You touch the screen of your book, but quickly forget the novel sensation as your attention is drawn to the nape of your neck. The all-too-familiar feeling originating there informs you of another body part–the eyes–but those which rightfully belong to another. You address yourself in the second person saying, ‘You know this room is empty,’ but remain at the sensational level, unconvinced. Without turning around you attempt to construct the features surrounding these eyes, but you can only see the back of a head. You feel in your neck either an intensified gaze or a perspectival enlargement of the eyes, as if they are moving closer to you. Likewise, the back of the head which watches you seems to decrease in size as it approaches. As this distance shrinks–as the eyes grow larger, the head smaller–you become certain of the presence you would wish to dismiss. At the final moment before contact you move your finger with a shudder and continue reading.
The Daughter of Alice Rosenbloom
We speak to her.
We ask of fear–
A golden egg;
Of play, the Buddha, eating chocolate;
A null set and letters lit by the moon;
Laughter, dance, and ritual;
Of a body wrapped in carpet and left in the hall;
Grass, make-believe, and cigarettes;
Legs, alphabet, and teeth;
My dear friend resting upon stone;
Old trees, softness, dirt, and language;
Of a boy making the sounds of a cat;
A man running quickly;
Black sandy pebbles, paranoia;
Stacks of turtle shells;
Three crickets and a smile;
And of distance;
And song and breath;
Of the texture of many different rocks;
Of mud, cards, and a strand of hair.
That I might have held her to me.
It is nine-sixteen and my hands are made of trains. Or rather, my fingers–emanating from the central hub of my hand. We might as well call this the train station or if we are feeling bodily–the torso. My train station is as stiff as my back, strained from the resolution of proper posture. Individual trains lurch according to their schedules in different directions. They move up and down along the foothills. They creak and make popping sounds. The accommodations are sub-par and the view is splendid. It is nine-twenty-four and my hands continue to be trains.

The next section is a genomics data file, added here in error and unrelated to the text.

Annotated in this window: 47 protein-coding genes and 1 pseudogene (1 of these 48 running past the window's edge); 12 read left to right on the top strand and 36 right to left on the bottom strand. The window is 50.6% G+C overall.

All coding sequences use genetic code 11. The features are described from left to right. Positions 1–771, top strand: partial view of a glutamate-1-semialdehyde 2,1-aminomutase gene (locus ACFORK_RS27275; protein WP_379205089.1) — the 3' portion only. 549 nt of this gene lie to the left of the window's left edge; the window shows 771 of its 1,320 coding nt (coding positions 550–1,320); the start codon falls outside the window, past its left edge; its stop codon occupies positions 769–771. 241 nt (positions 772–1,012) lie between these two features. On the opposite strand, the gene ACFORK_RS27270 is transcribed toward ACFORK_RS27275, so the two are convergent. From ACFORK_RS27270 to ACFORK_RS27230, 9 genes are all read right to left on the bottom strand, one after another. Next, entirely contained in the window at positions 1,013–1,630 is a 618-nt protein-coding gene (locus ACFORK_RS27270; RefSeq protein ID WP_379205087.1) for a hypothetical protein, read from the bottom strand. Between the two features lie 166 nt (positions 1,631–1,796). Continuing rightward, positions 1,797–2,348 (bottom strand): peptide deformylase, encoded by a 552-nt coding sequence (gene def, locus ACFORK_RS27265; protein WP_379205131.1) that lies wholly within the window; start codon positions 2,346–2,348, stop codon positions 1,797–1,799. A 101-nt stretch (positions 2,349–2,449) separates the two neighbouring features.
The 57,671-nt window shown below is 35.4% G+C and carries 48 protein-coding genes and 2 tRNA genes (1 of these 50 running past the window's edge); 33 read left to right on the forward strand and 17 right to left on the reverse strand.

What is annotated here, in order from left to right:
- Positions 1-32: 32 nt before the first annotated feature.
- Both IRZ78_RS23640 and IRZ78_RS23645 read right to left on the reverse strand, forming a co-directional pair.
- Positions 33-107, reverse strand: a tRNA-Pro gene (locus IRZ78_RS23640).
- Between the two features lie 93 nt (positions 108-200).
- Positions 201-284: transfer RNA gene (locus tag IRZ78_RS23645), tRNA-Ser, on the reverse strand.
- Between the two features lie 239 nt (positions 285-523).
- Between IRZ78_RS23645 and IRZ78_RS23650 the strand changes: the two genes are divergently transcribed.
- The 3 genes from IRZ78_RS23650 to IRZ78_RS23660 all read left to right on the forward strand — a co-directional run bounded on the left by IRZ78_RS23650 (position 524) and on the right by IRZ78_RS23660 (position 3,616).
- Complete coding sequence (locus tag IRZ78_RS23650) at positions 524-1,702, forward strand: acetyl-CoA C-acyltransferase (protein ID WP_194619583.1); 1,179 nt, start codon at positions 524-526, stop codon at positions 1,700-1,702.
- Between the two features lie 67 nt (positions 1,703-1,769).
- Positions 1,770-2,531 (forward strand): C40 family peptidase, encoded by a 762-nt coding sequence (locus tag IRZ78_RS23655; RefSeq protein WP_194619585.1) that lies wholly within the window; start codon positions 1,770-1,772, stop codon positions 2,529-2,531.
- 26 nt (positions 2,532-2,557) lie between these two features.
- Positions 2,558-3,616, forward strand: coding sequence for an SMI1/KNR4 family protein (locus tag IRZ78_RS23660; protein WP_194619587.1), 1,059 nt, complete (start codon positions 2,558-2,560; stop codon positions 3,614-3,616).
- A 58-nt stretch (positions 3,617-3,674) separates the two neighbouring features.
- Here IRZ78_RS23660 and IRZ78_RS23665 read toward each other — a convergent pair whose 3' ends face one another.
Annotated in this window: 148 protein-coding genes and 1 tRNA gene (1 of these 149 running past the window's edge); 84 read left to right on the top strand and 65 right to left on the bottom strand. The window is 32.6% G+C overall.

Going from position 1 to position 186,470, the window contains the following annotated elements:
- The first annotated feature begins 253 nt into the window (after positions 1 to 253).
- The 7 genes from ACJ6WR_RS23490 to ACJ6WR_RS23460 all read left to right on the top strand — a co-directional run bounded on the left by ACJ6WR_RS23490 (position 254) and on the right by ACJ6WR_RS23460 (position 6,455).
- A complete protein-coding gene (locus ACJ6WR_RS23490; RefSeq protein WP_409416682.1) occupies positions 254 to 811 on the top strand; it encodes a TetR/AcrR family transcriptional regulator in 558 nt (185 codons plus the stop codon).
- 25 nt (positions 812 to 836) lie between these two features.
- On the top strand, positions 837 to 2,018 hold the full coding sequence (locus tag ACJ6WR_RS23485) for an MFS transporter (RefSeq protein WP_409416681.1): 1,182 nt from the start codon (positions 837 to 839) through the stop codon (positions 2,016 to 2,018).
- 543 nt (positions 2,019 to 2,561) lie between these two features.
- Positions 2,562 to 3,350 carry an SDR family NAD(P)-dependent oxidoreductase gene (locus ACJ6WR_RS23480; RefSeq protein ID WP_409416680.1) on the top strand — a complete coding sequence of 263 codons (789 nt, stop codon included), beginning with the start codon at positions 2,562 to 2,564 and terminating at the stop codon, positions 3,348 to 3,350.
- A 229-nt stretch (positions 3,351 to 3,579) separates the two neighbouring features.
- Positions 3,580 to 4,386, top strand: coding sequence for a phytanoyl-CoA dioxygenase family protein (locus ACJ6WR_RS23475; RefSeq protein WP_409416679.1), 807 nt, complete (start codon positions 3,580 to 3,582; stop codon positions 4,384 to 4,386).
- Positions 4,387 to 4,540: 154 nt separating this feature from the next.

I am riding in a train. I am sitting before a table which folds out along its length. I am riding in a car labeled “2.” A woman six rows away smiles at me. I contemplate gasoline while waiting for new thoughts to arise. I will make eye-contact once more from the vantage point of these “new thoughts,” but I shall make no discovery except to notice her absence. She has left me for what is either another train or a car or both. It is nine-forty-six and my hands are counting numbers.
I occupy one of four seats. I occupy one of two seats which face two more seats. My backpack occupies one of two or four seats and collectively we occupy two of two or four. My coffee is taken without room for cream and sits upon the table which folds out along its length. The table currently occupies one of four intended configurations. The table cannot occupy more than one position regardless of whether it is in a train or car or both. It is ten-twenty-four and my hands rest upon the table.
The woman returns and my thoughts also return, but to the subject of gasoline and potential energy. These are new thoughts and also old thoughts and I refuse to consider the woman either new or old. I consider the woman to be the same woman even though she has changed her hair. I do not make the mistake of thinking she has new hair, but I refuse to consider her hair the same–it was not before in a ponytail. It is ten-fifty-two and my hands continue to be attached to my torso via my arms and their constituent components.
To my right is a graveyard for battleships. I estimate between one and two dozen. Each ship is crowded with communication and detection towers of various sizes. I am once more reminded of gasoline and potential energy. In a graveyard we might say there is no more relevant potential energy. We consider the work exerted prior to internment and the potential work achieved if not for that internment, but I will not call it the potential energy of the object. It is eleven-oh-five and my hands are opening and closing.
There is an advertisement near a staircase (the staircase descends to the first level of car “2”. I am on the second level where the accommodations are sub-par and the view is splendid) that reminds me to “Get Connected / To More Than Your Destination.” I look for the woman in order to make eye-contact and smile, but she is looking at the factory passing on her right. The factory has many pipes and smoke stacks which remind me of the battleships, except for the smoke and the steam. The woman grows more attractive the further I move from my point of departure. I do not think of gasoline and potential energy, but of potential energy and crude oil. I also contemplate refinement. It is eleven-eleven and my hands rest on my lap.